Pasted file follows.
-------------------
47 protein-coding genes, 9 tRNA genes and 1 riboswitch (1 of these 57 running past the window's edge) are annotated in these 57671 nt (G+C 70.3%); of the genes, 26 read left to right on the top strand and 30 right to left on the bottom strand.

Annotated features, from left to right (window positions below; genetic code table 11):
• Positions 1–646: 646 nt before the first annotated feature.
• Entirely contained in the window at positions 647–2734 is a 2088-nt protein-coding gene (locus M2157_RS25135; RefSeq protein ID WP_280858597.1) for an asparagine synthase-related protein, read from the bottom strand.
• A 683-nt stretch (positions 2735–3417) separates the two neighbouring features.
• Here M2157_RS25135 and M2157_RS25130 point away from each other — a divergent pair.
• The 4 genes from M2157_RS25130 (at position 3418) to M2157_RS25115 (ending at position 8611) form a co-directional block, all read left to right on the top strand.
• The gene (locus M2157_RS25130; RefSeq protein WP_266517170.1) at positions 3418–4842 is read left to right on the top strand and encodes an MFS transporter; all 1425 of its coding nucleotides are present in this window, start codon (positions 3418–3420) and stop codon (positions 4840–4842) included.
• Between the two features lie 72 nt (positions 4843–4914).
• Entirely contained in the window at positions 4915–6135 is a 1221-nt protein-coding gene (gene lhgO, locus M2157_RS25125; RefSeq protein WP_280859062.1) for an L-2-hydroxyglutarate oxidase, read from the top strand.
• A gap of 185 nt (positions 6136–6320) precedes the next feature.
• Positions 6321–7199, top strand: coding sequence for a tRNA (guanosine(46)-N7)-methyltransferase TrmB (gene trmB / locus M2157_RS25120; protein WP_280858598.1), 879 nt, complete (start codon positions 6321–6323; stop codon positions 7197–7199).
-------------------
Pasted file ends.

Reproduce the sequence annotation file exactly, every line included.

47 protein-coding genes, 9 tRNA genes and 1 riboswitch (1 of these 57 running past the window's edge) are annotated in these 57671 nt (G+C 70.3%); of the genes, 26 read left to right on the top strand and 30 right to left on the bottom strand.

Annotated features, from left to right (window positions below; genetic code table 11):
• Positions 1–646: 646 nt before the first annotated feature.
• Entirely contained in the window at positions 647–2734 is a 2088-nt protein-coding gene (locus M2157_RS25135; RefSeq protein ID WP_280858597.1) for an asparagine synthase-related protein, read from the bottom strand.
• A 683-nt stretch (positions 2735–3417) separates the two neighbouring features.
• Here M2157_RS25135 and M2157_RS25130 point away from each other — a divergent pair.
• The 4 genes from M2157_RS25130 (at position 3418) to M2157_RS25115 (ending at position 8611) form a co-directional block, all read left to right on the top strand.
• The gene (locus M2157_RS25130; RefSeq protein WP_266517170.1) at positions 3418–4842 is read left to right on the top strand and encodes an MFS transporter; all 1425 of its coding nucleotides are present in this window, start codon (positions 3418–3420) and stop codon (positions 4840–4842) included.
• Between the two features lie 72 nt (positions 4843–4914).
• Entirely contained in the window at positions 4915–6135 is a 1221-nt protein-coding gene (gene lhgO, locus M2157_RS25125; RefSeq protein WP_280859062.1) for an L-2-hydroxyglutarate oxidase, read from the top strand.
• A gap of 185 nt (positions 6136–6320) precedes the next feature.
• Positions 6321–7199, top strand: coding sequence for a tRNA (guanosine(46)-N7)-methyltransferase TrmB (gene trmB / locus M2157_RS25120; protein WP_280858598.1), 879 nt, complete (start codon positions 6321–6323; stop codon positions 7197–7199).